Paul Wegener was an outstanding actor, theatre and film director. He was born on 11th December 1874, in the village of Jarantowice near Wąbrzeźno – back then, it was Altersdorf in Prussia, part of the German Empire. He was a unique artiste, considered as one of the initiators of the horror genre in international cinema, and the originator of the “iconic” cinema character of the Golem. Wegener was also one of the precursors of German expressionist cinema and a film experimentalist.
He studied in Freiburg im Breisgau and Leipzig, and started his acting career in the local Municipal Theatre in Rostock. A few years later, he started performing at Deutsche Theater in Berlin. In the first decade of the 20th Century, he performed for several seasons on stage of the Municipal Theatre in Bydgoszcz.
Shortly after moving to Germany, he became fascinated with the film industry emerging in Berlin, and with cinema, considered to be the new voice of art. The ticket to his career was the film The Student of Prague made in 1913.
Thanks to that film, Wegener opened the door to the “Berlin Dream Factory.” It took him two more years, though, to make the most-significant of his films, which would make him go down in the history of cinema as one of its luminaries. It was the series of three films dedicated to the legendary monster – the Golem. According to an old Jewish legend, the creature was brought to life by Rabbi Loew and roamed the streets of Prague in the 11th Century.
The first in the series was The Golem (the original title: “Der Golem”), filmed in 1915, based on the script written by and directed by the duo Paul Wegener and Henrik Galeen. The film was extremely successful, and Wegener instantly became one of the most-popular filmmakers in Germany. In the following years, he made two other parts of the series: The Golem and the Dancing Girl (In German: “Der Golem und die Tanzerin”), and The Golem: How He Came into the World (In German: “Golem, wie er die Welt kam”), the latter of which is considered to be the most mature of the three. In all three films, the title role of Golem was played by Paul Wegener himself.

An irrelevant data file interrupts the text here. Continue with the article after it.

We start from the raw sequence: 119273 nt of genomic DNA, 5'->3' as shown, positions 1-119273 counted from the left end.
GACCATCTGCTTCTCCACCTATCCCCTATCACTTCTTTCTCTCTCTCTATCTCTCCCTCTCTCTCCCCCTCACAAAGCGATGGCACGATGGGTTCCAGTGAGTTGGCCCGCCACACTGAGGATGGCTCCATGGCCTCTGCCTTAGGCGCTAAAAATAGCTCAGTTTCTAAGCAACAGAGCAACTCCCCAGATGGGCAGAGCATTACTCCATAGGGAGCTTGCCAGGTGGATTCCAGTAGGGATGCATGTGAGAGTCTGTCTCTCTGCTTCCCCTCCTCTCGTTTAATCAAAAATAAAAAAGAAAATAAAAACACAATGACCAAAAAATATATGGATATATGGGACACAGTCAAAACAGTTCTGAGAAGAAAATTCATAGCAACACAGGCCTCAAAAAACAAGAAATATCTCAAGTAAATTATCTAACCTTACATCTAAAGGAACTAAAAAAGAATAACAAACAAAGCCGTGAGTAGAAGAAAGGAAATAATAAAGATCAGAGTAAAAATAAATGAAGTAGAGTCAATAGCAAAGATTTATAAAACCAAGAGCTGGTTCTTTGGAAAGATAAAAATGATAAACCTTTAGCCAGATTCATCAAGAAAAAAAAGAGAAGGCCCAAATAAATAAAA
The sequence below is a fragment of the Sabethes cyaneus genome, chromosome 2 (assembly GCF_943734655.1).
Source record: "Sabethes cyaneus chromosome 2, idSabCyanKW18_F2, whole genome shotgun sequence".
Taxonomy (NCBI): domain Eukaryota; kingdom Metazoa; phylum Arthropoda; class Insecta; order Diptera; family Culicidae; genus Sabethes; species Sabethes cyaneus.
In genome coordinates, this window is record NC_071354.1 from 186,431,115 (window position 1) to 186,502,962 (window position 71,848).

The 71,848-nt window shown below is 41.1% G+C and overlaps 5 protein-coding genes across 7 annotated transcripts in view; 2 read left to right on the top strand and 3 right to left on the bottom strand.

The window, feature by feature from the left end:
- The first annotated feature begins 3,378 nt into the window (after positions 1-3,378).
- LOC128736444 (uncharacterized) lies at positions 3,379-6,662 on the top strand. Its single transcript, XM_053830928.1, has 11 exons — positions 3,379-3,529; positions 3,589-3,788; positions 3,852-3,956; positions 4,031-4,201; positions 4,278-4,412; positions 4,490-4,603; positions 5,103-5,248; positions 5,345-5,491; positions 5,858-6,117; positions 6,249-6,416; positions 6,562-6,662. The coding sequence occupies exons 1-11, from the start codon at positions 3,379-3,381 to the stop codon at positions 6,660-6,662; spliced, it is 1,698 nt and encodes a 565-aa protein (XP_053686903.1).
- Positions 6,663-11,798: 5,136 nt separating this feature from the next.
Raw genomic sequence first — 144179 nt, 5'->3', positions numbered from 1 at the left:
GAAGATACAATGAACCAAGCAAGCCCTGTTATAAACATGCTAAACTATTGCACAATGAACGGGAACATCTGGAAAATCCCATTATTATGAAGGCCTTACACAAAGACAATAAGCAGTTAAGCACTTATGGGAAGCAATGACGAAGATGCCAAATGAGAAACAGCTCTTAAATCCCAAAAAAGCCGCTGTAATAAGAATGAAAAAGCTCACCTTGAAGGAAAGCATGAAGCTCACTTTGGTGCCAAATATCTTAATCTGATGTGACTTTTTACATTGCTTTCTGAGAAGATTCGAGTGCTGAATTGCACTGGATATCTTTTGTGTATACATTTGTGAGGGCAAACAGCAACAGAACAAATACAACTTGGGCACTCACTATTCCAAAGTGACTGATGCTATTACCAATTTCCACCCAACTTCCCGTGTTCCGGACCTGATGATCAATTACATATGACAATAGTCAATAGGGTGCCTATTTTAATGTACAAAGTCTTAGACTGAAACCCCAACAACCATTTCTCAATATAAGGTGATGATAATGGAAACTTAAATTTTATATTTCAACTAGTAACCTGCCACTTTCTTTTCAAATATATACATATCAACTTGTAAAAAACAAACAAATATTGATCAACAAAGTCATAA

Paul Wegener’s films about the Golem had a great influence on other filmmakers. Film critics claimed that it had inspired the legendary Frankenstein from 1931. Following his performance in The Golem, Wegener appeared in several-dozen other films. After WWII broke out, he continued his career, which also encompassed playing in propaganda films. Paul Wegener outlived the Third Reich by a mere 3 years. Immediately after the end of WWII, he committed himself to the rebuilding of the film community in Berlin and helped residents of the ruined city. The last of his films was Der Grosse Mandarin/The Great Mandarin (1949), directed by Karl-Heinz Stroux, in which Wegener played the main protagonist from China. Paul Wegener died in 1948, in West Berlin, and did make it to see the première of his very-last screen performance in Augen der Liebe by Alfred Braun, which was released in cinemas in 1951.